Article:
The KEMRI/CDC Research and Public Health Collaboration is a sophisticated and comprehensive platform for service delivery and scientific study. Researchers measure the impact, effectiveness and safety of interventions and service delivery. We work together to innovate health care.
In 1979 the US Centers for Disease Control and Prevention (CDC) and the Kenya Medical Research Institute (KEMRI) established a partnership called the KEMRI/CDC Research and Public Health Collaboration to focus on malaria research. The collaboration has expanded its mission and staffing to become a comprehensive research platform with projects and studies located throughout Kenya. KEMRI/CDC’s work now includes research on HIV, TB, emerging infections, neglected tropical diseases and other public health issues.
The collaboration includes support for HIV prevention and care programs and a state-of-the-art health and demographic surveillance system (HDSS) and other population-based platforms to assess disease burden, disease outbreaks and health intervention impact in communities.
A key element of the KEMRI/CDC Research and Public Health Collaboration is the Health and Demographic Surveillance System. Within the geographically defined area of the HDSS, scientists studying health-related issues are able to precisely monitor and measure interventions and their health impact. The HDSS collects data from 225,061 persons in 385 villages, in Nyanza Province, every
Global Disease Detection (GDD)’s integrated approach to disease detection and response reduces the time it takes to identify and control public health risks. GDD works to help Kenya and the region detect and respond to serious public health threats like cholera, Ebola, influenza, Rift Valley fever, polio and typhoid. GDD also runs two population-based disease surveillance platforms: one in rural western Kenya and one in Kibera, an influenza program, an animal-human health program and a refugee health program. GDD also manages the Field Epidemiology and Laboratory Training Program and a laboratory science program.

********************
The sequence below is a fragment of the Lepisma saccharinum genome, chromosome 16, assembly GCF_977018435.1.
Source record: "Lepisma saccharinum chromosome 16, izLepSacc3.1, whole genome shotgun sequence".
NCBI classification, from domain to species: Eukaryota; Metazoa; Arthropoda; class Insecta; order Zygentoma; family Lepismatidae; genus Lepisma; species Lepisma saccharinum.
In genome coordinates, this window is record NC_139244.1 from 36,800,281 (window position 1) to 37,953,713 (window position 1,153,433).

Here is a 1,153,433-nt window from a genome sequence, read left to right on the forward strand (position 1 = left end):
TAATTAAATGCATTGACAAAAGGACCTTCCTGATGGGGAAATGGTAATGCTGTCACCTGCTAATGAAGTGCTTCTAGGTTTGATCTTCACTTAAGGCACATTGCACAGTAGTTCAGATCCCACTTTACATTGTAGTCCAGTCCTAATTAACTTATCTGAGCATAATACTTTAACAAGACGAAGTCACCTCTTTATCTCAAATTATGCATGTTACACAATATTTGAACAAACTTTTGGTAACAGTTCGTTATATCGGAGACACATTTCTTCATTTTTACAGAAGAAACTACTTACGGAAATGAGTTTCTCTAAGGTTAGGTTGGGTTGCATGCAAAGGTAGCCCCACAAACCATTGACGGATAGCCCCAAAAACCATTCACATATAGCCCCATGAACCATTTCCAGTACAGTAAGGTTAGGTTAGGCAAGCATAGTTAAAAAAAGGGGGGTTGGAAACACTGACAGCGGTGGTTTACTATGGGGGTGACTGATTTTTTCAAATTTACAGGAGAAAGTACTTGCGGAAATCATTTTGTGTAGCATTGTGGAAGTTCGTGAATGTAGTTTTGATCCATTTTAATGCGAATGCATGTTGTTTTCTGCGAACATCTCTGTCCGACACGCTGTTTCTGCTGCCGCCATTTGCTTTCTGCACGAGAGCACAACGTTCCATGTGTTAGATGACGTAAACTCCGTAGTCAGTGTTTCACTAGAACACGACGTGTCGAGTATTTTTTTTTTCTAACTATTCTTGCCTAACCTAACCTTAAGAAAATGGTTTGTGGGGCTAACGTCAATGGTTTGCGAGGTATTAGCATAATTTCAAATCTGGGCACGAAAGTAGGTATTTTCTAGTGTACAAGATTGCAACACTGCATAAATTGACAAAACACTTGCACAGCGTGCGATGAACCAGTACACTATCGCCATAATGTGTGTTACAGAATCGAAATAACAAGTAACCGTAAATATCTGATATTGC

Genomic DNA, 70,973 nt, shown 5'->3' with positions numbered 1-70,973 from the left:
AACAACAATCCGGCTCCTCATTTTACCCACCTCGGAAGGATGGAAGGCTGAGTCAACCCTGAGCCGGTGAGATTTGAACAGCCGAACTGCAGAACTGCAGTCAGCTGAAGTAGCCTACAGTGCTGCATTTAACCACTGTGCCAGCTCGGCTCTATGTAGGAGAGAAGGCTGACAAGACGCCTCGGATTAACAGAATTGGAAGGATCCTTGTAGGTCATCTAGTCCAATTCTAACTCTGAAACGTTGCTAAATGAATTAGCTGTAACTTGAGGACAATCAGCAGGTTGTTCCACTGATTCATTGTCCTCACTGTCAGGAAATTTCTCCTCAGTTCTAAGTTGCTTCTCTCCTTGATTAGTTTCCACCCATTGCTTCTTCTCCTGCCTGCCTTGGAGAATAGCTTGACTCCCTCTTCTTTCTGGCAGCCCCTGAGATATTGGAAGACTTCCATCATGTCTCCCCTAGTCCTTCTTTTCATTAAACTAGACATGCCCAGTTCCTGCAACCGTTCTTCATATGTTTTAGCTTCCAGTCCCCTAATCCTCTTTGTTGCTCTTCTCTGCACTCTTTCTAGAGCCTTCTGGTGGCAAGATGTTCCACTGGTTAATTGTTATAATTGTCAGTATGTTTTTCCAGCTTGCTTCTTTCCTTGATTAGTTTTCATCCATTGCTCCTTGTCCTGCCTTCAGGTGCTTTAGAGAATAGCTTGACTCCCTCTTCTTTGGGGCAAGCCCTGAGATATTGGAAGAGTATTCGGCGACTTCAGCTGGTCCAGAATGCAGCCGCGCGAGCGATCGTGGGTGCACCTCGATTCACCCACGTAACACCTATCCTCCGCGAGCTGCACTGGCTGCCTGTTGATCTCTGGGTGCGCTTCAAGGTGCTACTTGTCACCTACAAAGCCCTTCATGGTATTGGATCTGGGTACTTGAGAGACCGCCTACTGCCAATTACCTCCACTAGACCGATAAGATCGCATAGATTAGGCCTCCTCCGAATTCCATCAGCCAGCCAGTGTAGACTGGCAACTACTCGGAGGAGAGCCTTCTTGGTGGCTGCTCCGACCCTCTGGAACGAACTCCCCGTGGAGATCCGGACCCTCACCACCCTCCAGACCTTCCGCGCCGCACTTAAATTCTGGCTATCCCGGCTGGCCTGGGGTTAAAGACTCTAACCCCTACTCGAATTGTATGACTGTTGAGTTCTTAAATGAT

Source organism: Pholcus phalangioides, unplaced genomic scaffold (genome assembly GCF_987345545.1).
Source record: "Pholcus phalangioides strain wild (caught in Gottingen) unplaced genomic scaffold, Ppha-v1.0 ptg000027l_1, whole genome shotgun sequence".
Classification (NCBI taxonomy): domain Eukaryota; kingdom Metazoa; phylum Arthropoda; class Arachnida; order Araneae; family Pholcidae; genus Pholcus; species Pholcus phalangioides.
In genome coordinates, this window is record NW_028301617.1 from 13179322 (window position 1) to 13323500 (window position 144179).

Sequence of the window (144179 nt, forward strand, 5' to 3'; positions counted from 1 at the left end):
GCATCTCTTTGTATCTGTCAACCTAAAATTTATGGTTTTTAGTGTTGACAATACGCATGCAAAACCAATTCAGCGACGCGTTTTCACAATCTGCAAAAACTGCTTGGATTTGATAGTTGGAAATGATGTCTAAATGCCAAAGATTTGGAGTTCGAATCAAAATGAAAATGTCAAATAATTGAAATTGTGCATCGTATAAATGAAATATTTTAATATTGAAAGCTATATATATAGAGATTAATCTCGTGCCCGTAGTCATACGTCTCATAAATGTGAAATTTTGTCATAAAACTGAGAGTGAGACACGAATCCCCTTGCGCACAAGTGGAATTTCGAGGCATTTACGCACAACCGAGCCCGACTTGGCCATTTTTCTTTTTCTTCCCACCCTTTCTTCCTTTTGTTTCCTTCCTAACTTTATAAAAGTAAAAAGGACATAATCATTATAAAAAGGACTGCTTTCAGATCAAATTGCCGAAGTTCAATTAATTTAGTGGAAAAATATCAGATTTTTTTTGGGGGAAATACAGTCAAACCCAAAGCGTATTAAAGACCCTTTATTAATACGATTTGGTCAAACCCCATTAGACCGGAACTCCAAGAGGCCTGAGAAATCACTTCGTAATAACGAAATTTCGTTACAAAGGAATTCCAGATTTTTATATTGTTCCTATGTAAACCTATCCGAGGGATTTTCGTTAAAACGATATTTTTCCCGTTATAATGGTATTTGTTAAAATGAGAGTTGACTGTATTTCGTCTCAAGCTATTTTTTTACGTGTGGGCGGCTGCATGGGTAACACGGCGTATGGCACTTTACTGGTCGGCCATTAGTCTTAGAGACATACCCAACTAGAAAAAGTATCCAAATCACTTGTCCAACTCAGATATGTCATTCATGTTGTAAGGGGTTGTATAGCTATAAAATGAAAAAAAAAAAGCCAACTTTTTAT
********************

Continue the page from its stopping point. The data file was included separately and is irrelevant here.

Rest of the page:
HIV research conducted at KEMRI/CDC focuses on evaluating new tools to prevent the spread of the epidemic and improve the health of persons already infected with HIV. Results from the HIV research branch are ground-breaking and have influenced health care policy both in Kenya and around the world.
Malaria research at KEMRI/CDC focuses on case management and prevention and monitoring and evaluating interventions such as vaccines and insecticide-treated nets (ITNs). Studies on malaria among pregnant women (IPTp) are ongoing and assess the effectiveness of currently recommended and new drugs used for prevention and treatment. Malaria research conducted at KEMRI/CDC has had a crucial influence on national and international malaria prevention and treatment policy.
The KEMRI/CDC HISS branch reduces the impact of the HIV epidemic by providing HIV prevention such as counseling and testing, youth programs, prevention of mother to child transmission services, and care and treatment services. HISS studies how these HIV-related services are implemented, what their impact is, and evaluates best practices to determine what needs to be improved.
To measure the TB burden in Kenya and to help foster new and creative ways of preventing and treating the disease, KEMRI/CDC works with local communities and GoK to innovate service delivery to vulnerable communities. TB staff and labs are equipped and prepared to test new diagnostics, vaccine candidates and new treatment regimens once they become available.
Research at the NTD branch is focused on understanding the immunology, geographic distribution and prevalence of neglected tropical diseases as well as to studying their impact on co-infections with other illnesses like TB and HIV and in so doing develop control strategies for affected communities.